Parliaments and the Power of Young People

Only together can the power of parliaments and the power of young people build a more just and sustainable world for all generations, says Francis Ametepey.

For as long as I can remember I have been interested in politics and I always wanted to understand how policies were being developed in my home country of Ghana – and crucially, I wanted to know who had the power to be making these policy decisions! I remember feeling frustrated by the world around me and wanting to know why my school had a shortage of books, or why some families had food to eat and others didn’t, or why there was so much rubbish left uncollected on the streets in my community. 

Globally today, young people between the ages of 15 and 24 make up about 1.2 billion of the population. However, many young people are continuously sidelined in decision making processes at national and sub-national levels. In fact, less than 2% of parliamentarians worldwide are under 30

In 2012, when world leaders were battling with what steps to take after the expiration of the Millennium Development Goals (MDGs), I had the opportunity to champion and lead the consultation process feeding into the African Common position paper and the formation of the Sustainable Development Goals (SDGs). This kickstarted my work championing youth inclusion and engagement in different political and development spaces. It was a turning point for me, from being passionate about politics to actively participating and contributing towards a process that would have the power to change the course of my future, and the future of other young people in Ghana and globally.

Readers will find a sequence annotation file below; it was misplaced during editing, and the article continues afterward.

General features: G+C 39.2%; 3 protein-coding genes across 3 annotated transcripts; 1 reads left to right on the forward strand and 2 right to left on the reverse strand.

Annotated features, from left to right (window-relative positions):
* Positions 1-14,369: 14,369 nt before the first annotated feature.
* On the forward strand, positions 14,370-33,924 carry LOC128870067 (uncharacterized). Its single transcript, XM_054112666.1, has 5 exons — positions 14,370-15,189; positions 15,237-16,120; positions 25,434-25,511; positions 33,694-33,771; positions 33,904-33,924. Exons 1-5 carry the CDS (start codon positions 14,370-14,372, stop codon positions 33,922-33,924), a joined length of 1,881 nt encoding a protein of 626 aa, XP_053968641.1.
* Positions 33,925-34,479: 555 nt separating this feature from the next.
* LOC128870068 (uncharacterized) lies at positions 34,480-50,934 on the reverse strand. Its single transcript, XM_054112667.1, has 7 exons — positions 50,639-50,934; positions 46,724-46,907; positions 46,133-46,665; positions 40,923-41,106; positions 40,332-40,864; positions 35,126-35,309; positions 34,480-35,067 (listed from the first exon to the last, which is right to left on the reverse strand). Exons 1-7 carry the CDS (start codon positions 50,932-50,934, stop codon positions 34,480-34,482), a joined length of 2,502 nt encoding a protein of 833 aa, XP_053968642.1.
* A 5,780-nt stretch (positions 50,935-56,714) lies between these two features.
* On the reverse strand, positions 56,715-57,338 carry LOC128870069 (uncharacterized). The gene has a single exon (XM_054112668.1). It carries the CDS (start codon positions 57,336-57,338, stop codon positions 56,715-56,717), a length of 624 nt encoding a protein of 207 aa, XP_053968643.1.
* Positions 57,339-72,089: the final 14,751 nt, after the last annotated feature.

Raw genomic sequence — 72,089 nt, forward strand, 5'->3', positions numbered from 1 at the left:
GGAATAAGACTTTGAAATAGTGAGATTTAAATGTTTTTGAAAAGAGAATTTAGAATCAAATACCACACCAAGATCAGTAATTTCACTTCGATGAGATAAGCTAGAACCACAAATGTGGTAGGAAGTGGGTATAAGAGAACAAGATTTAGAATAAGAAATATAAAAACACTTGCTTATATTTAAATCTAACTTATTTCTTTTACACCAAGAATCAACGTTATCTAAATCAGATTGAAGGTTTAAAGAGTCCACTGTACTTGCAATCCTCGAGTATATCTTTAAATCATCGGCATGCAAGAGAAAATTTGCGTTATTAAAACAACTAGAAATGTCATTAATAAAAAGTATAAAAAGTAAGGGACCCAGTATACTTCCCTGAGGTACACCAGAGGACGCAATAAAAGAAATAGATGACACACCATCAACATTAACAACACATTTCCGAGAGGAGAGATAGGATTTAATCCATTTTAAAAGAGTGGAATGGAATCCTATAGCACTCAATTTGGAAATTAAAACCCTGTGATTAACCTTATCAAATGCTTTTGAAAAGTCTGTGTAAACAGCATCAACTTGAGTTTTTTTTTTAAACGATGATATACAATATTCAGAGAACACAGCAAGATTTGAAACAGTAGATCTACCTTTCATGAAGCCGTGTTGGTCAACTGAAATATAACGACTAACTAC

I strongly believe that youth participation in politics is crucial for achieving a more sustainable and just world for all generations. Working together, parliaments and the power of young people can ensure the development and implementation of policies and processes that respond effectively to the challenges faced by young people and their communities. 

The OpenGov Youth Collective, in partnership with the Open Government Partnership, Restless Development and Accountability Lab, released a survey in July this year with the intention to explore how young people perceive parliament and youth participation in parliamentary activities. 385 young people from 50 countries shared their views. Drawing on the results of the survey, I worked with a small drafting team from the Collective to draw out a series of recommendations for strengthening the engagement of young people in parliaments.

These recommendations are a call to action directed at parliaments to collaborate more effectively and openly to ensure policies and political decisions are developed in partnership with youth. Fundamentally, democracy can only be achieved if we ensure the voices of young people – in all our diversity – are represented in institutions that have the power to implement policies and laws affecting our lives. Transparent and inclusive systems that enable young people to participate in decision making should become the norm for parliaments, as we can help to ensure better and stronger policies that will have more sustainable results for communities.

My childhood passion and interest in politics has never left me. I now see it is my role to encourage other young people to care about how political decisions are made and who makes these decisions – to get involved in influencing these decisions and to challenge holders of political power!

You can catch Francis at the OpenGov #DigtialYouthSummit. He will be speaking at the “Pathways to Parliament in Africa” session on October 28th.

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Parliaments and the Power of Young People

by Francis Ametepey Reading time: 2 min